Muslim Anti-Racism Collaborative (MuslimARC) is a human rights education organization attempting to raise awareness and provide training for Muslim communities about racial justice as well as Islamophobia and systemic racism. In an effort to address racism, MuslimARC provides and deliver education in the form of trainings or workshops on various forms of racism of internalized, interpersonal and institutional form.
“vision is Education for Liberation. We work to create spaces for learning and developing racial equity, connect people across multi-ethnic networks, and cultivate solutions for racial equity.”
MuslimARC objective is to give more voice to “four groups who are marginalized in the discourse on Islam in North America”
Black Muslims, recognizing the diverse experiences of the African Diaspora that includes descendants of victims of the trans-Atlantic slave trade in the Americas, Afro-Caribbean, Afro-Latinos, and African immigrants.
Latino Muslims, recognizing the diverse identities of people from Central and South America and Spanish-speaking former colonies.
Muslims who are Refugees, particularly from non-Arab countries such as Cham, Bosnian, Syrian, and Somali communities, who may not have access to the same resources as other groups.
Muslims from other underrepresented ethnic backgrounds in North American Muslim leadership, especially where those identities intersect with class identity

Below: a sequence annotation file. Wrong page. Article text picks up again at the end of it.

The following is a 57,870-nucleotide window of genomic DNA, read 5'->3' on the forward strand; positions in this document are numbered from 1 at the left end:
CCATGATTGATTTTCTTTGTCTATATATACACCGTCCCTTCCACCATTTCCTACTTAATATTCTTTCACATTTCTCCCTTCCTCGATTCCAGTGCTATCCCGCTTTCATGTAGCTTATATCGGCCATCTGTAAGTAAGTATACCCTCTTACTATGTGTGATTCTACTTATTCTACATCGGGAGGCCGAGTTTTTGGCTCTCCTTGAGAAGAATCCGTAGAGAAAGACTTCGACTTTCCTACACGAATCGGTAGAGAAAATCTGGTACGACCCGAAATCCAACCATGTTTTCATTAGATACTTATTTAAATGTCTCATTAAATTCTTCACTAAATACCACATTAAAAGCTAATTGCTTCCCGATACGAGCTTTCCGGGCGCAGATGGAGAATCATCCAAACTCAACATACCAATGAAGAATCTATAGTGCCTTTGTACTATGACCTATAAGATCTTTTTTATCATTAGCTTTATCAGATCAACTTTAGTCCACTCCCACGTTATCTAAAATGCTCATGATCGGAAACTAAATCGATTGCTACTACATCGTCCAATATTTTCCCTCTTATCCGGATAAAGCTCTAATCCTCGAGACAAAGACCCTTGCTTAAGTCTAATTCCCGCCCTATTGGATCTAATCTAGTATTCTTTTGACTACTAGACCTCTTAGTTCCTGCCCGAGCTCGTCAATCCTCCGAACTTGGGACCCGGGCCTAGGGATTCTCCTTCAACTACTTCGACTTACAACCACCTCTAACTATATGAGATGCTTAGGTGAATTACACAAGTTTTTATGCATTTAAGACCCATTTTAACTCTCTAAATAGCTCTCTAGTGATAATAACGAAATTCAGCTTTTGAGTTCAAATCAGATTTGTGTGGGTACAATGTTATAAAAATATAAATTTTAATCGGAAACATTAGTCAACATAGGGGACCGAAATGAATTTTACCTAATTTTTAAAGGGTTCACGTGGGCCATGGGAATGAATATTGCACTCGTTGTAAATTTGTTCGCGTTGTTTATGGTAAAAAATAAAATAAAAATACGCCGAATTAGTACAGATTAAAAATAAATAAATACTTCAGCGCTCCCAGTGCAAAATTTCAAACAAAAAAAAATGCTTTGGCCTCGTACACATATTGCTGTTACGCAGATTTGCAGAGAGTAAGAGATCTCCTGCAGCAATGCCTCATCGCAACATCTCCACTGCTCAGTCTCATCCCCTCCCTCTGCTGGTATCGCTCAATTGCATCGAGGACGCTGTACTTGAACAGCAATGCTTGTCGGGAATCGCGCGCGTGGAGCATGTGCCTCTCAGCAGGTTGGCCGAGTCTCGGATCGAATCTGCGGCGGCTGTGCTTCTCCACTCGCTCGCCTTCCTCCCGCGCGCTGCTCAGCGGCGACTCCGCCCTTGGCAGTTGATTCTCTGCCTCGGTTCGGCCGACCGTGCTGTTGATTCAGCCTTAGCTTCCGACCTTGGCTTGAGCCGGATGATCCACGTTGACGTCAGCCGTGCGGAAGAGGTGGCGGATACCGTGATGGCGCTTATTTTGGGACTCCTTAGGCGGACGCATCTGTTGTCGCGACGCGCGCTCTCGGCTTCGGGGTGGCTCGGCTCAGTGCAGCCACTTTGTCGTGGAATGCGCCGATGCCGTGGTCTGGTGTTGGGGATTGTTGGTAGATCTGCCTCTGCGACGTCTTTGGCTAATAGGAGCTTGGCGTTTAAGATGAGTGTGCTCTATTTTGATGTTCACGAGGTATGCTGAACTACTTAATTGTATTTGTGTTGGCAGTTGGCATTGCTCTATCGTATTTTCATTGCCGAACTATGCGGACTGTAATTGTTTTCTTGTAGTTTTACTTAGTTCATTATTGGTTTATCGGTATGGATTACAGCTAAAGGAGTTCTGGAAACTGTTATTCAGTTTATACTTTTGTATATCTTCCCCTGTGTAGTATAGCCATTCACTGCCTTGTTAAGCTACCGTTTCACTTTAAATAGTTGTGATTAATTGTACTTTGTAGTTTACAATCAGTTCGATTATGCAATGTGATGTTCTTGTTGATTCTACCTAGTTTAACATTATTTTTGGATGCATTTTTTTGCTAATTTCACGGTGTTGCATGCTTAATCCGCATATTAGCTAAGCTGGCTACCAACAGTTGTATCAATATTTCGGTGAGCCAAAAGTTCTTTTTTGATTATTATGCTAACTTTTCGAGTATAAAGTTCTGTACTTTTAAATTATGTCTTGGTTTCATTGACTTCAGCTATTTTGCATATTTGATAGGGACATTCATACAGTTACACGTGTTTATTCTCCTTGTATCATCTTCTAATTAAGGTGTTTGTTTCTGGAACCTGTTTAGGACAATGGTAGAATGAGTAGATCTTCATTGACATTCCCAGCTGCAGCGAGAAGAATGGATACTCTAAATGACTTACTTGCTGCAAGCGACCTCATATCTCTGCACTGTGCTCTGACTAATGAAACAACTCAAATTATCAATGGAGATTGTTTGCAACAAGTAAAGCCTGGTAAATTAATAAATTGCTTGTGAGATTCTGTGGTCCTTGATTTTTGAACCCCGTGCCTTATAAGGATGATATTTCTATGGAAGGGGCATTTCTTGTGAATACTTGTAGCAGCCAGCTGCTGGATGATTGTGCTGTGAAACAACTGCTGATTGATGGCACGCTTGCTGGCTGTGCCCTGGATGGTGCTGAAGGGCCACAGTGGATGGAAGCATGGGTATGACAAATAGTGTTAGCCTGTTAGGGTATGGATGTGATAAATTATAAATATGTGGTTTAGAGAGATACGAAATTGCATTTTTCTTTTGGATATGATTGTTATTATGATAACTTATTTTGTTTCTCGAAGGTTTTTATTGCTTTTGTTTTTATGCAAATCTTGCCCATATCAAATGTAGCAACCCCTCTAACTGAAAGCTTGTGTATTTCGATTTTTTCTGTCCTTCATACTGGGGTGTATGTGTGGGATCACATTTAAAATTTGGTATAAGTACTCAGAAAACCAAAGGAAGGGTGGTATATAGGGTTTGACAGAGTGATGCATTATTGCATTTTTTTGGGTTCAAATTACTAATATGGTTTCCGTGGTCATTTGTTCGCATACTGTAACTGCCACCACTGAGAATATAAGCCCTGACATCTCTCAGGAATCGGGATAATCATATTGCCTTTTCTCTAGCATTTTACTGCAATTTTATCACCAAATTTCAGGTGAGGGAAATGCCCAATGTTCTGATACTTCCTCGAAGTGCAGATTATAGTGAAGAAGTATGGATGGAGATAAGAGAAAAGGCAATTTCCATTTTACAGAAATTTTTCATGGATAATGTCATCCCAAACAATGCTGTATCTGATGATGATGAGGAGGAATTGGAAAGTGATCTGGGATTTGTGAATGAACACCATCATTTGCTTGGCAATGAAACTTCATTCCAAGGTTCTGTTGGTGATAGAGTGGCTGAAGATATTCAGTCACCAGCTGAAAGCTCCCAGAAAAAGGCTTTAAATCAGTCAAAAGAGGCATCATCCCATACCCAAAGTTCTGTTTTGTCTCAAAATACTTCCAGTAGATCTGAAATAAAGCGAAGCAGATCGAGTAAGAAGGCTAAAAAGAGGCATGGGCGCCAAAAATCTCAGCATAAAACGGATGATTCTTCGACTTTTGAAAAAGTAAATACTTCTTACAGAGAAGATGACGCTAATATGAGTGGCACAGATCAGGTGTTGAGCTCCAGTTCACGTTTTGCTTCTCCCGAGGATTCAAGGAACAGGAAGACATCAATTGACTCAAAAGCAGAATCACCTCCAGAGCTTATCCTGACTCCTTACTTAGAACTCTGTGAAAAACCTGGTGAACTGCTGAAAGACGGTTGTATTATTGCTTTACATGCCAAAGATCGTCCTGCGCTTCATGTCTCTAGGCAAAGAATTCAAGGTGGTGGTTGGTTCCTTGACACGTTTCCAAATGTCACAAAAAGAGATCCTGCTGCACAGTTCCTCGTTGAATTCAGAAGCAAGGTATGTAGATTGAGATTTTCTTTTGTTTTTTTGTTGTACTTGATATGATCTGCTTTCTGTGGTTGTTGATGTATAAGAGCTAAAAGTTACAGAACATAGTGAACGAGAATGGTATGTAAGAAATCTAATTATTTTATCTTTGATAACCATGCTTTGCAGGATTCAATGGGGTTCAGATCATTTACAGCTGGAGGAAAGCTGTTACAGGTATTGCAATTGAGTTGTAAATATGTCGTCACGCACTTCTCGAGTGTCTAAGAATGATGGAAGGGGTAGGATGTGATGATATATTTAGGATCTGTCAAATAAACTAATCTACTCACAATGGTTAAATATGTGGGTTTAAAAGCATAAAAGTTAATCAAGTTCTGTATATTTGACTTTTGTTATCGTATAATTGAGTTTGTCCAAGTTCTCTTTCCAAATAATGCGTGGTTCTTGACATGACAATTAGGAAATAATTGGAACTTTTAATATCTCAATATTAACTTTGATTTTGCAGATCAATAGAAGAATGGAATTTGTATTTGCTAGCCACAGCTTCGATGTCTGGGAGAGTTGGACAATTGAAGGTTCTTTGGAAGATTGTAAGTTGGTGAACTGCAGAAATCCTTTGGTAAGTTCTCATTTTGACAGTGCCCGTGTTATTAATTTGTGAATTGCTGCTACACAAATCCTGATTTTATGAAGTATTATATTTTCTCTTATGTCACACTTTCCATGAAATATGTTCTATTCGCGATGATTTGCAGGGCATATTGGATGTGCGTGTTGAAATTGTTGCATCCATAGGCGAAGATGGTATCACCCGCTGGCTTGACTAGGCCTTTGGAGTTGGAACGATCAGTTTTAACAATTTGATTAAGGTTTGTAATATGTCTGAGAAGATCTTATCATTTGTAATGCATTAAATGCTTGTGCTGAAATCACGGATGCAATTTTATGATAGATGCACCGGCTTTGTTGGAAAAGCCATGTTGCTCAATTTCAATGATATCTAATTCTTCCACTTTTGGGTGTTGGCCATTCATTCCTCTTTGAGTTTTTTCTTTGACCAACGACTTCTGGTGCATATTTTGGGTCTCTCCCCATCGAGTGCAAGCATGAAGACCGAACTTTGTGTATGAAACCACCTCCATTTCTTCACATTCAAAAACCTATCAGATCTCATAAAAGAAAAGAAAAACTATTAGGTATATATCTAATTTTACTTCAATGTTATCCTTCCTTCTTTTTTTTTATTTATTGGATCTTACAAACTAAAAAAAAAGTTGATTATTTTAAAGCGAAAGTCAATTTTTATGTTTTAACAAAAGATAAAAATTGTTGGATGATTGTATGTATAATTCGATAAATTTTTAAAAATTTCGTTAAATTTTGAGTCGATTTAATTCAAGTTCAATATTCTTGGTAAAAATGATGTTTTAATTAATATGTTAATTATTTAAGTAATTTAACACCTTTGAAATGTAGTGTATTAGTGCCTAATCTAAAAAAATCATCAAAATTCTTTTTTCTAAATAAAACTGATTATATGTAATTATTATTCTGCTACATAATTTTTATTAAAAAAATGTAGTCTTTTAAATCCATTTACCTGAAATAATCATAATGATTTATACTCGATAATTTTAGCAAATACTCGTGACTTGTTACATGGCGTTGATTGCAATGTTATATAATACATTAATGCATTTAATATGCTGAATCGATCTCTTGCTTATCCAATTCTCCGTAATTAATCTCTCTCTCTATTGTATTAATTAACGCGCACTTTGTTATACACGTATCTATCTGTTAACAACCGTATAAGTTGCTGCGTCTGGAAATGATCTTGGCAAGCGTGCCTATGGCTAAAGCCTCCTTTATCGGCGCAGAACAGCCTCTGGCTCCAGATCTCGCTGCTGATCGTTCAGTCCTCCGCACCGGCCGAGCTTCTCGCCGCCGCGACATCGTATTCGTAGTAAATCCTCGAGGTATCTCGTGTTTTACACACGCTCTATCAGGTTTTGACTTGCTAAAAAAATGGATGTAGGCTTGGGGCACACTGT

Providing critical resources to advance racial justice is part of their commitment, thus MuslimARC has provided a wide range of resources including articles, audiovisual recordings, toolkits, papers, research, khutbahs, reading lists, an anti-racism glossary, a directory of experts, etc.
Due to challenging and complex nature of Muslim anti-racism topic, a background knowledge is required to be able to make sense of the complex intersections of race, class, culture, language, religious identity, and gender. Therefore, MuslimARC presents a list of materials that will help to better understand “how race and racism is understood, the history of Muslim societies, in particular Muslim communities in the West, and common methods for anti-racism.”
Moreover, the MuslimARC also has a weblog, reMARC, a platform for deeper reflection on the impact of race on shaping Muslim identities.